Tuesday, May 28Nigeria's Authoritative Maritime News Magazine


ALHAJI TAIWO MUSTAPHA is the CEO /Executive Chairman of the Pyramid Quicka, a leading freight forwarding company based in Port Harcourt, Rivers State. Taiwo who sits atop a very thriving conglomerate with Interests in Oil and Gas as well as Agriculture is a consummate businessman and Chairs the elite Board of Trustees of the Association of Nigeria Licensed Customs Agents. Taiwo spoke with the doyen Maritime Journalism, Asu Beks, in his Trans Amadi Corporate Head office recently.

The interview centred on the performance of Hameed Ali’s tenure as Comptroller General of Nigeria Customs Service, the closure of Nigeria’s borders and his expectations in the maritime sector in 2020. Excerpts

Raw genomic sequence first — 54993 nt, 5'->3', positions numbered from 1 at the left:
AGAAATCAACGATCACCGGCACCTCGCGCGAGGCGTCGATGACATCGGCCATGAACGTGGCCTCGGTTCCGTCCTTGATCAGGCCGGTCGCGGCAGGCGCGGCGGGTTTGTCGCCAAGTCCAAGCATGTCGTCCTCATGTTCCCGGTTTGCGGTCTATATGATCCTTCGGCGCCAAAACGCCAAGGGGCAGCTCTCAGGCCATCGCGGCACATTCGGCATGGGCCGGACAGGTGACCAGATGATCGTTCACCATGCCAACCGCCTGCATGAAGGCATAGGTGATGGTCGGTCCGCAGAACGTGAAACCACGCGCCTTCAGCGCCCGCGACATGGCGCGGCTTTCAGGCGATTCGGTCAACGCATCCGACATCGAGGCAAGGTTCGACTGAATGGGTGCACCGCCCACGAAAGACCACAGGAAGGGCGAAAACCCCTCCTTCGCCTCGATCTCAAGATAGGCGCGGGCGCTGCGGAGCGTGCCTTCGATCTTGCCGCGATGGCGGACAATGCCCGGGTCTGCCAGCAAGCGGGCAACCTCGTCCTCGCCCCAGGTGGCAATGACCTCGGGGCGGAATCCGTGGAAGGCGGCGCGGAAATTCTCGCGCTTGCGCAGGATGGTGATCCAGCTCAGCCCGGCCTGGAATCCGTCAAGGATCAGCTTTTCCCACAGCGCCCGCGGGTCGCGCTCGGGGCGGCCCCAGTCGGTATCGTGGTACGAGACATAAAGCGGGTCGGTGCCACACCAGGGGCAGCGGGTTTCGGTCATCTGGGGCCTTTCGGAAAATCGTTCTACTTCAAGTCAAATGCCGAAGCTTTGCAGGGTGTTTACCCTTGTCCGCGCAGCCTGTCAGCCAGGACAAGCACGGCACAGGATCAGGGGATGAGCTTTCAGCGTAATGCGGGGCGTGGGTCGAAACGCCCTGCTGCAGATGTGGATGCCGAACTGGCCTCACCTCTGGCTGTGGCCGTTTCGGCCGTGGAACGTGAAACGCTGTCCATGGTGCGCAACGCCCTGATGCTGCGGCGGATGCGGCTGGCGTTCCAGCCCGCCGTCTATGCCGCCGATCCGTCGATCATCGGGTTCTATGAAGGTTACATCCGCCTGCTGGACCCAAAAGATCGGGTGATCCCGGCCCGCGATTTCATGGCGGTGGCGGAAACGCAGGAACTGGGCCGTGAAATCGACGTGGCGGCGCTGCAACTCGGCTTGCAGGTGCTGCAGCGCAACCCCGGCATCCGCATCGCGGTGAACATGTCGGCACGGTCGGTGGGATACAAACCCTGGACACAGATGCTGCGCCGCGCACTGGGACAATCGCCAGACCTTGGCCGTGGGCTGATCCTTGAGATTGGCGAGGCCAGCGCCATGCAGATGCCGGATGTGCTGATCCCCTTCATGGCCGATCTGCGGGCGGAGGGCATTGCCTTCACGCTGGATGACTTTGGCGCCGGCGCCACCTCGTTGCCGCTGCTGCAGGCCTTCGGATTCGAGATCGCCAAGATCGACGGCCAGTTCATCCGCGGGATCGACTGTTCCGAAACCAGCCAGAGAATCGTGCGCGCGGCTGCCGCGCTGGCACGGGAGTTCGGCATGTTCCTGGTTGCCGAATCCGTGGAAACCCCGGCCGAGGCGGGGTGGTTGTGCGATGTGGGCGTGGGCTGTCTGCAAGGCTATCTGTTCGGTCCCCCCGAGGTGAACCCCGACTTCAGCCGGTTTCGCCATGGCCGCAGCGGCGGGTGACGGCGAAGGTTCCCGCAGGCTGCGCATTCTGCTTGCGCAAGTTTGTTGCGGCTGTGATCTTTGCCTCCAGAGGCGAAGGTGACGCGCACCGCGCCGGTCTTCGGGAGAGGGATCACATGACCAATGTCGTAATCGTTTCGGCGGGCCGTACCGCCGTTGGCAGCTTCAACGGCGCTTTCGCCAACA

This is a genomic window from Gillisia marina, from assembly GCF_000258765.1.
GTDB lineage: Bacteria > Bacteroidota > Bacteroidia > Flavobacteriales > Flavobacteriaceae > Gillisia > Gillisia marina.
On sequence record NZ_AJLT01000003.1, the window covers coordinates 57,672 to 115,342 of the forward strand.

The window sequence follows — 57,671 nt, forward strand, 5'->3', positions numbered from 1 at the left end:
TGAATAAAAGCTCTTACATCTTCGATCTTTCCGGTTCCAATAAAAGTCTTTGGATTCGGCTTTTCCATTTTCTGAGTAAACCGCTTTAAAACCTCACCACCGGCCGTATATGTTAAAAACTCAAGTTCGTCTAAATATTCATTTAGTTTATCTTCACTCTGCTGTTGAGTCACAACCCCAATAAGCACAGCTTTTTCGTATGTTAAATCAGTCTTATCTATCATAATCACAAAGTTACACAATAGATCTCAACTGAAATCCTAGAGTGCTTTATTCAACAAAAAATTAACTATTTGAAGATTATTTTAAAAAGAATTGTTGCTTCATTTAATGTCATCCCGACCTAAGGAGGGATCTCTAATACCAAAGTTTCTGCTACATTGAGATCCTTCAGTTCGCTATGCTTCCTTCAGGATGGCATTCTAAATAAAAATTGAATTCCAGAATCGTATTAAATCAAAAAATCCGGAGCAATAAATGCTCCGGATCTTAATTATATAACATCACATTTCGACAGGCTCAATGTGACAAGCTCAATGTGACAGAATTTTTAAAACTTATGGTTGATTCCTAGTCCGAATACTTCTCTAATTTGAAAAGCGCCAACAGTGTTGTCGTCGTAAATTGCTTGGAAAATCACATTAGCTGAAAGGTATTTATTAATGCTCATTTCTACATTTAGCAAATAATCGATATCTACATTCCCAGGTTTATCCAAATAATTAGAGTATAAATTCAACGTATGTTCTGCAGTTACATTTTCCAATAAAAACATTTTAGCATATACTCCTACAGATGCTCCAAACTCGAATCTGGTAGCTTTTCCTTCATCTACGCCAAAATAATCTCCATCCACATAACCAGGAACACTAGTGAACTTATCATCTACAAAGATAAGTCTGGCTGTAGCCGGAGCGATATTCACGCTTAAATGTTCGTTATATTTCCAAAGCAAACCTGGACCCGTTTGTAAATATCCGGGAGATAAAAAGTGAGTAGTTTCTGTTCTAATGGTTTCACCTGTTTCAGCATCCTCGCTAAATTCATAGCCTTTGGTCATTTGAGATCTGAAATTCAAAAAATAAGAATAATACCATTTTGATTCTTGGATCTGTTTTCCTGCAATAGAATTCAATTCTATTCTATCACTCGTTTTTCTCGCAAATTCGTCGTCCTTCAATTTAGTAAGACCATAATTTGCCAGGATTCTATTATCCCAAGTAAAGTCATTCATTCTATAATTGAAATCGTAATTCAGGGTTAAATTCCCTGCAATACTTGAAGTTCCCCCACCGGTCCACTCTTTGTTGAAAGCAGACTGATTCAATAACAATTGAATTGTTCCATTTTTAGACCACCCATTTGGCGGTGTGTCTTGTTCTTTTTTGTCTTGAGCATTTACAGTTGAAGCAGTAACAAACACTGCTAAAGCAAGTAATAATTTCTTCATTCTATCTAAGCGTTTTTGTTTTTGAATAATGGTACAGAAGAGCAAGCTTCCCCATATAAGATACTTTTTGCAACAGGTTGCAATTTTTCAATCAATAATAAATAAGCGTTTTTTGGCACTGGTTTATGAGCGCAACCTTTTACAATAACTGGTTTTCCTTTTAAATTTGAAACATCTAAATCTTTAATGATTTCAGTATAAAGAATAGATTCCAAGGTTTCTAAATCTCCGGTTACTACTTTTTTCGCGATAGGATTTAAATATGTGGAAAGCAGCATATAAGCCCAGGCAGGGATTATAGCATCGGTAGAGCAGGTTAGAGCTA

The hope of every Nigerian Civil Servant, Officers and men of the Nigeria Customs Service inclusive, is to get to the top echelon of his career. No civil servant will wish for that to be truncated . I am not in any particular way against his appointment as Comptroller General of the Nigeria Customs Service but if we must look at his performance holistically, I want to rate him below 50 per cent. Now, let’s take a critical look at his mandate at Customs House. What he came to do. And whether he has achieved that mandate. I want to recall his maiden stakeholders meeting with us in Port Harcourt. I had told him I was aware he came to fight corruption but reminded him that there was no way he could win the battle against corruption in the Customs with the level of ill motivated and poorly paid staffers. For instance, how would an officer posted from Zamfara to Port Harcourt without basic transfer entitlements or accommodation expected to perform.To the best of my knowledge,  this is against the letter and spirit of the civil service regulation where officers on transfer are entitled to some basic allowances to allow them settle down. Why is this not so in the Nigeria Customs Service? And of course what do you expect such an officer do when a “good Samaritan” offers him assistance and you expect him not to bend the rules to show appreciation in return ? . As a stakeholder we have had cause to foot accommodation and health bills of indigent officers apparently neglected by the service. I am not aware that the present Comptroller General has built any barracks, schools or clinics since he assumed duties more than four years ago.Go and see for yourself the Mile 3 Customs barracks in Port Harcourt, it is unhabitable. There is no potable water nor electricity and yet you keep telling the world that you have come to fight corruption. How do you fight corruption when you have failed to produce the basic conducive environment for officers to work? Why are Customs officers who sacrifice their lives for the service of this great nation treated as though they are Second class citizens? This is not fair and totally unacceptable. The only way to fight corruption in the Service is by improving their welfare and salary in line with other public servants such as the NNPC, Central Bank of Nigeria, the Federal Inland Revenue Service, NIMASA,NPA and a host of others.